Colleen Hanabusa is facing off against a relative unknown in her bid to regain her seat in Congress.
Shirlene D. Ostrov, of Mililani, served 23 years with the U.S. Air Force, is a mother of twin daughters and owns a logistics consulting firm.
And she's the Republican who will be on the Nov. 8 ballot for the 1st Congressional District in November.
She believes she has the skill set to take on complex challenges in Congress, despite her being a first-time candidate for public office up against an well-known front-runner.
"I believe every state needs a vibrant two-party system, so having the Republicans represented in the national conversation of Washington D.C. is an important voice for Hawaii to have," Ostrov said.
Ostrov believes her inexperience in politics will work to her advantage.
"I don't have the same commitments other politicians might have," she said. "I'm coming in to represent the people of Hawaii be part of the majority party. Not being a career politician allows me to come in with a clear vision."
Hanabusa is running to reclaim her seat in the U.S. House with a resume that also includes state Senate president and chair of the board that oversees Oahu's rail project.
"I believe my records are pretty clear even with a Republican-controlled house," Hanabusa said. "I was able to reach across the aisle and make those relationships that were very important to Hawaii."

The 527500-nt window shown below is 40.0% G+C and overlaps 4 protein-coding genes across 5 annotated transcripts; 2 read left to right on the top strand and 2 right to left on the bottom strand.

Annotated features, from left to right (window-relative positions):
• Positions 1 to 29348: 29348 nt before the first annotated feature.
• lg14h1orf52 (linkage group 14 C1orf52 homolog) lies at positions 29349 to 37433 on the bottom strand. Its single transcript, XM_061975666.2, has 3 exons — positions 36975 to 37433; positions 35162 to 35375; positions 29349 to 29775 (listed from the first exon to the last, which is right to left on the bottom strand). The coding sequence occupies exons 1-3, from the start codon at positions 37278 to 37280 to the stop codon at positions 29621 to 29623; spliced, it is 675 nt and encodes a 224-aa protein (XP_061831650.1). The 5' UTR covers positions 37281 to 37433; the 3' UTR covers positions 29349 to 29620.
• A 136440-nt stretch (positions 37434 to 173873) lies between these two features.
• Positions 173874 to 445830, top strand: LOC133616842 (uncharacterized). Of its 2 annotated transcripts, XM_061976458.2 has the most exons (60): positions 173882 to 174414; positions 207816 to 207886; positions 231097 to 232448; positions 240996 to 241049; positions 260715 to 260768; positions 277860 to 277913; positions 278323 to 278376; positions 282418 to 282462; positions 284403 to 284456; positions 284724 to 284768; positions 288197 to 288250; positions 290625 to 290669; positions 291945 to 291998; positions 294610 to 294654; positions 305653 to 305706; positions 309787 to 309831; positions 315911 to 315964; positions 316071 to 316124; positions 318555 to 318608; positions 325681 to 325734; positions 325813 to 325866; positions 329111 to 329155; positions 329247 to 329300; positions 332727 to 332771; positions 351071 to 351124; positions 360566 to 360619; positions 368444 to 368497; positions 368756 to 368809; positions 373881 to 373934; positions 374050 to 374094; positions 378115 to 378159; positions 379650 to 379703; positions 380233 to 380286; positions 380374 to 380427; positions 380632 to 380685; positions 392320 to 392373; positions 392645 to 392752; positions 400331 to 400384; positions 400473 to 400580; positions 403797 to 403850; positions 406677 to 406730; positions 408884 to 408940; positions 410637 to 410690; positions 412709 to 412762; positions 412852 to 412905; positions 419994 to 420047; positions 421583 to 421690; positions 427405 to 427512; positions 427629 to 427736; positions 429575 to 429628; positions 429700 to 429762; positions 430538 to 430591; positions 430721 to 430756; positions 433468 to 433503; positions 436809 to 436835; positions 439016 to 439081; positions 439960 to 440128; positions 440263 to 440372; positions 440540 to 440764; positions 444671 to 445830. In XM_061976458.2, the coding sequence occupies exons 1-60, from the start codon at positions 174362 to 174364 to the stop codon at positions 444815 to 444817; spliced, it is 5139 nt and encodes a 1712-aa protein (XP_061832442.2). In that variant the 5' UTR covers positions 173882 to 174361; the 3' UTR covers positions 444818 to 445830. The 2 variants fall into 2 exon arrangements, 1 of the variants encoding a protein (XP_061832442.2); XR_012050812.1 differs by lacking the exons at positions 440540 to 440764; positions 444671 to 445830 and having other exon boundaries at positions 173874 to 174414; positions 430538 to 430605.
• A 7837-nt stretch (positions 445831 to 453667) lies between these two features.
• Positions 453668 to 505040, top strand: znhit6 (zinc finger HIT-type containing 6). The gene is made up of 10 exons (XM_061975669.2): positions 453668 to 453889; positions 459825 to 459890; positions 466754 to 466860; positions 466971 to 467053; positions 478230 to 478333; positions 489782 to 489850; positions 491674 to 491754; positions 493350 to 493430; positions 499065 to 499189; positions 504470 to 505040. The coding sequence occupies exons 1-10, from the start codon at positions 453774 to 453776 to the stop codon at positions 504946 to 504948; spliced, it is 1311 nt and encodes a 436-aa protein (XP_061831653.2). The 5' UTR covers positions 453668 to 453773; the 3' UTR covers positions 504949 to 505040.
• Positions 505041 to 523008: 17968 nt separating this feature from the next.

The Congressional seat was vacated after the late U.S. Rep. Mark Takai announced the cancer he had been battling had spread. Takai died in July at 49.
Hawaii News Now political analyst Colin Moore commends Ostrov for running, but gives her little to no chance of winning.
"I'm glad she's running to present that other voice, but at the end of the day this a very Democratic district and it's almost certain Democrats will win," Moore said.
The toughest question for Ostrov was whether she supports Republican presidential candidate Donald Trump. Ostrov says he has her vote. She does not support his values, she said, but wants the Republican party in the White House.
Also on the ballot for 1st Congressional District are Libertarian Alan Yim and non-partisan candidate Calvin Griffin.